Best way to learn C++?

Discussion in 'OT Technology' started by ZeeMox, Oct 15, 2003.

  1. ZeeMox

    ZeeMox Opinions are like assholes. Fuck em. OT Supporter

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    Now when I say "learn" I mean actually know the language, how it works, etc. In other words, the kind of quality you would find in a class (minus, of course, an instructor).

    I know there's gotta be books for it, but I don't want to go buy one and find out I got a real cheap arse piece o' shyte. Anyone in here self-taught or something that could give me a reference?
     
  2. crotchfruit

    crotchfruit Guest

    i had "c++ primer plus", which was a great language reference back in the day.. dunno if it's kept up with the times.

    also, check out topcoder.com. they have a practice arena with a crapload of "one-functioners". basically, the give you the specs for a function and you have to fill out the meat. they range from super easy to super impossible. you also get to look at how other people implemented the function to see how you compare to the "masters". great for learning/experience.
     
  3. Mugatu

    Mugatu Ask me about market research. OT Supporter

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    I would say take a class - I learned C in school (way back when) and have tried to upgrade my skills to c++ but I find it gets very confusing when you get deeped into it - it would be REALLY nice to have a good instructor you can ask questions of
     
  4. Scoob_13

    Scoob_13 Anything is possible, but the odds are astronomica

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    Honestly, the best way to learn is from an accomplished instructor or a programmer than can speak English (as opposed to code).
     
  5. Astro

    Astro Code Monkey

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    I learned what I thought was C++ but it was a mix of C and C++ because the author didn't know better. I was able to produce apps for a year without huge problems, but looking back I had some messy code. Then I took Intro to Computer Science at U. Akron. I thought it was going to be easy and I was thinking of testing out of it. I'm really glad I took it anyways. I learned a TON. And I learned I had learned a lot of bad programming habits from the couple books I had.

    What will an instructor give you that a book can't:

    . Feedback on your programs AND your coding style
    . Teach proper coding style - ideally from previous real world experiences
    . Explain concepts in a meaningful order - we jumped around in our course book several times which made sense
    . Explain tips, tricks, and alternatives towards a particular concept (function X will solve the problem, but function Y is faster)
    . Discipline: I need the stress of having a program due to actually get the program done. Otherwise, why actually try solving the coding problems in the book? This may not apply to you.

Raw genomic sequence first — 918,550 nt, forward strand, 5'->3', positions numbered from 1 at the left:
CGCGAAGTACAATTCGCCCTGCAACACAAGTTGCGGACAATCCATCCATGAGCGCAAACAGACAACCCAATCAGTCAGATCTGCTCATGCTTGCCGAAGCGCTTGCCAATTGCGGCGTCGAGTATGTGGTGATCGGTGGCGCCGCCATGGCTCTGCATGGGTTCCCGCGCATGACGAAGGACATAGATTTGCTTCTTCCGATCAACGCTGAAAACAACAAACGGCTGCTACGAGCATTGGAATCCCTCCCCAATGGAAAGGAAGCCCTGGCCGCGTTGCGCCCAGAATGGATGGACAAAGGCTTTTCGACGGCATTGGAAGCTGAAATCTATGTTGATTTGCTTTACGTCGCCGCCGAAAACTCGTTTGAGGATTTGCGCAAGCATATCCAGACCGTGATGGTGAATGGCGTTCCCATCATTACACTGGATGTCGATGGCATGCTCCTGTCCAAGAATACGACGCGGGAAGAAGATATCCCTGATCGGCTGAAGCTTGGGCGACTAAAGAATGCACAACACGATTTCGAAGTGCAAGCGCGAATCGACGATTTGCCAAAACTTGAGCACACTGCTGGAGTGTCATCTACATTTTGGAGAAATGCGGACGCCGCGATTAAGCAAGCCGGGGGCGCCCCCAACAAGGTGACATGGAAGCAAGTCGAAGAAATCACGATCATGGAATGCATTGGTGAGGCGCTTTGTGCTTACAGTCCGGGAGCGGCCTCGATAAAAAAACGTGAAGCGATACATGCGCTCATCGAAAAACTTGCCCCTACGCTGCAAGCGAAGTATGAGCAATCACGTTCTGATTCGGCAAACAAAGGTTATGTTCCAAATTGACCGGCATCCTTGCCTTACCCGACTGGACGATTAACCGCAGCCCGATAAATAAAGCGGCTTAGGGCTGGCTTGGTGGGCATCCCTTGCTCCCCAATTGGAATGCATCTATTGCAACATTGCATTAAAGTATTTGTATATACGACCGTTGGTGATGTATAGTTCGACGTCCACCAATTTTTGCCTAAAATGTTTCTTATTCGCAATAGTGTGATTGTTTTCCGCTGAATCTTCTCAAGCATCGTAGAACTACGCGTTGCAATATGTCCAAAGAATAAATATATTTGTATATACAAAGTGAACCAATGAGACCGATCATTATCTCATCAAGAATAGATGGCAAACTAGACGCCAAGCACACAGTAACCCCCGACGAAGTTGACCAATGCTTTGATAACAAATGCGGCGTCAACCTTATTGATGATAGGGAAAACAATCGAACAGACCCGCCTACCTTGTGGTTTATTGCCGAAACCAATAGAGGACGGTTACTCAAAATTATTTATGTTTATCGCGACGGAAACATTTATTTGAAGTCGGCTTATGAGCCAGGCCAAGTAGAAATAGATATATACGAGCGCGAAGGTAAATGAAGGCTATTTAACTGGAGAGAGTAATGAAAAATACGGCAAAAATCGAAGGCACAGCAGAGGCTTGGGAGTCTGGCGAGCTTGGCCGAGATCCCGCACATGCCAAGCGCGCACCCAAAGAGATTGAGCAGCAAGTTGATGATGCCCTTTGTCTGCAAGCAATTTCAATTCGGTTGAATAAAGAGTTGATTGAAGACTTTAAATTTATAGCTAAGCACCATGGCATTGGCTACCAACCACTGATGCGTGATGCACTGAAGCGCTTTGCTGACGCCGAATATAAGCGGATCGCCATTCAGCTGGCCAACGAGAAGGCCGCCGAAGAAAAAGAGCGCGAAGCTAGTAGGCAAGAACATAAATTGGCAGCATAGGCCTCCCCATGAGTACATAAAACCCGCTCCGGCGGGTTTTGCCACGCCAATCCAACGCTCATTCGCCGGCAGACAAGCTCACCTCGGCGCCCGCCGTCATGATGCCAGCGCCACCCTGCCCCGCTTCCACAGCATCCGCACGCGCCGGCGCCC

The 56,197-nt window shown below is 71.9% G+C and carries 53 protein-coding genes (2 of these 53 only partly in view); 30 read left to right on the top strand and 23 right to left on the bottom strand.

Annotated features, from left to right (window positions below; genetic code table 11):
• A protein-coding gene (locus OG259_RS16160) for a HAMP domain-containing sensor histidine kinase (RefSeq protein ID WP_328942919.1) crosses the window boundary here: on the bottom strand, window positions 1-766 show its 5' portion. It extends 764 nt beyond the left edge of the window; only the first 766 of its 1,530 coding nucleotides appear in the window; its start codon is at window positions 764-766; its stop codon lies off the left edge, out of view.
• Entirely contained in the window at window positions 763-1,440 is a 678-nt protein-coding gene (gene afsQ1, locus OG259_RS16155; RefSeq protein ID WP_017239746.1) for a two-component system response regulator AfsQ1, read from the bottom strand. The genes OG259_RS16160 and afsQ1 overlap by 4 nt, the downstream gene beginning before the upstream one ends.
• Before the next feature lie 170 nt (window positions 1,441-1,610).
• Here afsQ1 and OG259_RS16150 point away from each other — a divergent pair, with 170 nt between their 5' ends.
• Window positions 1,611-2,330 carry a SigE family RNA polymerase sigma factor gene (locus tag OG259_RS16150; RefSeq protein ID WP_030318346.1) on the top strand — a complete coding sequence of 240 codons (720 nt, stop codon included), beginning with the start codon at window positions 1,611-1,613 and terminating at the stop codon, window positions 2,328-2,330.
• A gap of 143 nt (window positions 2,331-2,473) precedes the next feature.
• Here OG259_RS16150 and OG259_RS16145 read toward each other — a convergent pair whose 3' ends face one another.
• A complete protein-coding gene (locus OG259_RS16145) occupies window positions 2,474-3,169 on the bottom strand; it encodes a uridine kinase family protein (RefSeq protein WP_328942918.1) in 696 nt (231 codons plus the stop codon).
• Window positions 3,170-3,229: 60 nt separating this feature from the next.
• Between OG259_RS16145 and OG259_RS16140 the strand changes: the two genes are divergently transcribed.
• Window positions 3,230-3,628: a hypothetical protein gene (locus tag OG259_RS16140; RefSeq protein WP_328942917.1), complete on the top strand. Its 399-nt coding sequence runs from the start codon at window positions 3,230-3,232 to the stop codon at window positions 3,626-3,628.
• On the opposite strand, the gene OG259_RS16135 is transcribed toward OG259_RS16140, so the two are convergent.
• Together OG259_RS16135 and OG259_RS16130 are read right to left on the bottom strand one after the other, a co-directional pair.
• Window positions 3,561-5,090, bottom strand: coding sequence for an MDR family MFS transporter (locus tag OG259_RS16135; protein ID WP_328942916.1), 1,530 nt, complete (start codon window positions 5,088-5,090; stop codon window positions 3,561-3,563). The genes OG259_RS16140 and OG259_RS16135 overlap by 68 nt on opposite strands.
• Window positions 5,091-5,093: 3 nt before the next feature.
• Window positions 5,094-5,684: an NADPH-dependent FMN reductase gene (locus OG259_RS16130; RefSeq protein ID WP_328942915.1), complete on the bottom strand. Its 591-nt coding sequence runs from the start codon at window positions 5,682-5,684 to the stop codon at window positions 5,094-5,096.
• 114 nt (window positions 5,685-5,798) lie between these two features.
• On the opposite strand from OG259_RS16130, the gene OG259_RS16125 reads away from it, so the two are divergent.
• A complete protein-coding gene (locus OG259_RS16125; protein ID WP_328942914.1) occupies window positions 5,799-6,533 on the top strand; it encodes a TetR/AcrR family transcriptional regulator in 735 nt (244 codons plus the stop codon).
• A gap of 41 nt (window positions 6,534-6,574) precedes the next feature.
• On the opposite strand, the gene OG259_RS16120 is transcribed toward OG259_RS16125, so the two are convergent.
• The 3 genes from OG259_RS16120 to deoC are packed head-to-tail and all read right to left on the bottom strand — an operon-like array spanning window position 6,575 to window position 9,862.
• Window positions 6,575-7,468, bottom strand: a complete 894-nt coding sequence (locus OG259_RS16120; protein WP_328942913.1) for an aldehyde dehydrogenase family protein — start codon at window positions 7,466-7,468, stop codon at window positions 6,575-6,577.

. The ability to listen to the prof explain the thought process behind solving a coding problem. This may also apply to listening to other students, but in my intro to comp sci class, it was forbidden to work with or get help from other students (mainly because of the fear they would teach you improperly!)

    C++ is a complex animal. The 15 weeks of class I had un-did the 1 year I spent studying C++ on my own. Taking a class will be intense and cost money, but what you learn could be considered gold. Especially if you're looking to make a career out of coding. If you're just learning for giggles, then I can understand why you might shy away from taking a class.

    I think I can safely say, once you have C/C++ and its concepts understood, you can (and with confidence) learn any other language on your own time without problems. Seriously... I've picked up PHP, Perl, and Java (and probably some others) on my own and the foundation C/C++ gives you will make learning these other language way easier - not to say you HAVE to have C/C++, but the C/C++ concepts you learn can be applied in many other languages...
     
  6. ZeeMox

    ZeeMox Opinions are like assholes. Fuck em. OT Supporter

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    Aight thanks for all the help. Looks like classes is the way to go.

    And I do know C to some extent (I finished C for dummies :p ) but isn't C++ just a modular version of C? I'd think that it would be a waste of time to learn the outdated language first...
     
  7. Astro

    Astro Code Monkey

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    C++ is object oriented while C is not. C++ is an extension of C. It is possible to write C and C++ syntax within a C++ app (although not the other way around).

    As for an outdated language, you referring to C++ or C? Neither is outdated. C++ is the newer of the two...
     
  8. skinjob

    skinjob Active Member

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    I think the best book out there for a C++ developer to read is "Effective C++" by Scott Meyers. It's a little advanced, so you may not want to jump into it without some exposure to the extended toolset provided by C++ plus some understanding of object-oriented design.

    It's fairly easy to read, and does an excellent job of explaining the many nuances of C++. A class is a good place to start to pick up the basics, but if you really want to know C++, study this book.
     
  9. TerryMathews

    TerryMathews Guest

    To be honest, I basically never went to class only read the textbook and got an A in all three C++ courses at college.

    Textbook, if your interested, is Gladdis's Intro to C++ Alternate Edition.
     

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